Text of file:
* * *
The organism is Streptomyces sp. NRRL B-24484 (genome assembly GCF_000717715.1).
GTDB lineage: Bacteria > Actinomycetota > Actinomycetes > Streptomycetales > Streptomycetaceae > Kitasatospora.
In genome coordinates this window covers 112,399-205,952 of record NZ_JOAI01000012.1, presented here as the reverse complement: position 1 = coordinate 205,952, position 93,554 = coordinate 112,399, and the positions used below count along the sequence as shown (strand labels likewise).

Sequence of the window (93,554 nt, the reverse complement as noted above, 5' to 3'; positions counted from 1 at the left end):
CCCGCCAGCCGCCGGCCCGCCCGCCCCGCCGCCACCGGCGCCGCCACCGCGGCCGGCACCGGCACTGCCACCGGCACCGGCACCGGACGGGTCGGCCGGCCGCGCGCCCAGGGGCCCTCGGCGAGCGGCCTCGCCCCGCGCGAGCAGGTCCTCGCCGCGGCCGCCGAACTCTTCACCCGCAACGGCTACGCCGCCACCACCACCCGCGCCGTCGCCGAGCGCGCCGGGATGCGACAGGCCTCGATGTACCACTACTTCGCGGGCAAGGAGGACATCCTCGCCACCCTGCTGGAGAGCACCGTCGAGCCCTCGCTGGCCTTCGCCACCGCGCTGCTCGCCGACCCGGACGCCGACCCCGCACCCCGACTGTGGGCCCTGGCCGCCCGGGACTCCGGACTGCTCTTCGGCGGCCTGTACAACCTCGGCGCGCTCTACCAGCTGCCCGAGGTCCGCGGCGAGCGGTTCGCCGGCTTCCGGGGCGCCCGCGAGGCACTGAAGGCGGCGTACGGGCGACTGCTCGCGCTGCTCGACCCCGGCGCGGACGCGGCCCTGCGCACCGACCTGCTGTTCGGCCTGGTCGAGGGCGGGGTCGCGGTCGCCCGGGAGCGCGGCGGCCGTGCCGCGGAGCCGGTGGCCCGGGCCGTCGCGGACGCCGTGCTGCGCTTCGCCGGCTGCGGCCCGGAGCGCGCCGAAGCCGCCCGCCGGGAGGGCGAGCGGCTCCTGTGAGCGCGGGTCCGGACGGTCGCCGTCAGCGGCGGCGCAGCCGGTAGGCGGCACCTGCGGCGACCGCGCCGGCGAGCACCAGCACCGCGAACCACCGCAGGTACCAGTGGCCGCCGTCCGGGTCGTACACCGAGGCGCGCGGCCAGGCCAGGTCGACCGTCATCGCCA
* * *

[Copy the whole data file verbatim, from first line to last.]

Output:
The organism is Streptomyces sp. NRRL B-24484 (genome assembly GCF_000717715.1).
GTDB lineage: Bacteria > Actinomycetota > Actinomycetes > Streptomycetales > Streptomycetaceae > Kitasatospora.
In genome coordinates this window covers 112,399-205,952 of record NZ_JOAI01000012.1, presented here as the reverse complement: position 1 = coordinate 205,952, position 93,554 = coordinate 112,399, and the positions used below count along the sequence as shown (strand labels likewise).

Sequence of the window (93,554 nt, the reverse complement as noted above, 5' to 3'; positions counted from 1 at the left end):
CCCGCCAGCCGCCGGCCCGCCCGCCCCGCCGCCACCGGCGCCGCCACCGCGGCCGGCACCGGCACTGCCACCGGCACCGGCACCGGACGGGTCGGCCGGCCGCGCGCCCAGGGGCCCTCGGCGAGCGGCCTCGCCCCGCGCGAGCAGGTCCTCGCCGCGGCCGCCGAACTCTTCACCCGCAACGGCTACGCCGCCACCACCACCCGCGCCGTCGCCGAGCGCGCCGGGATGCGACAGGCCTCGATGTACCACTACTTCGCGGGCAAGGAGGACATCCTCGCCACCCTGCTGGAGAGCACCGTCGAGCCCTCGCTGGCCTTCGCCACCGCGCTGCTCGCCGACCCGGACGCCGACCCCGCACCCCGACTGTGGGCCCTGGCCGCCCGGGACTCCGGACTGCTCTTCGGCGGCCTGTACAACCTCGGCGCGCTCTACCAGCTGCCCGAGGTCCGCGGCGAGCGGTTCGCCGGCTTCCGGGGCGCCCGCGAGGCACTGAAGGCGGCGTACGGGCGACTGCTCGCGCTGCTCGACCCCGGCGCGGACGCGGCCCTGCGCACCGACCTGCTGTTCGGCCTGGTCGAGGGCGGGGTCGCGGTCGCCCGGGAGCGCGGCGGCCGTGCCGCGGAGCCGGTGGCCCGGGCCGTCGCGGACGCCGTGCTGCGCTTCGCCGGCTGCGGCCCGGAGCGCGCCGAAGCCGCCCGCCGGGAGGGCGAGCGGCTCCTGTGAGCGCGGGTCCGGACGGTCGCCGTCAGCGGCGGCGCAGCCGGTAGGCGGCACCTGCGGCGACCGCGCCGGCGAGCACCAGCACCGCGAACCACCGCAGGTACCAGTGGCCGCCGTCCGGGTCGTACACCGAGGCGCGCGGCCAGGCCAGGTCGACCGTCATCGCCA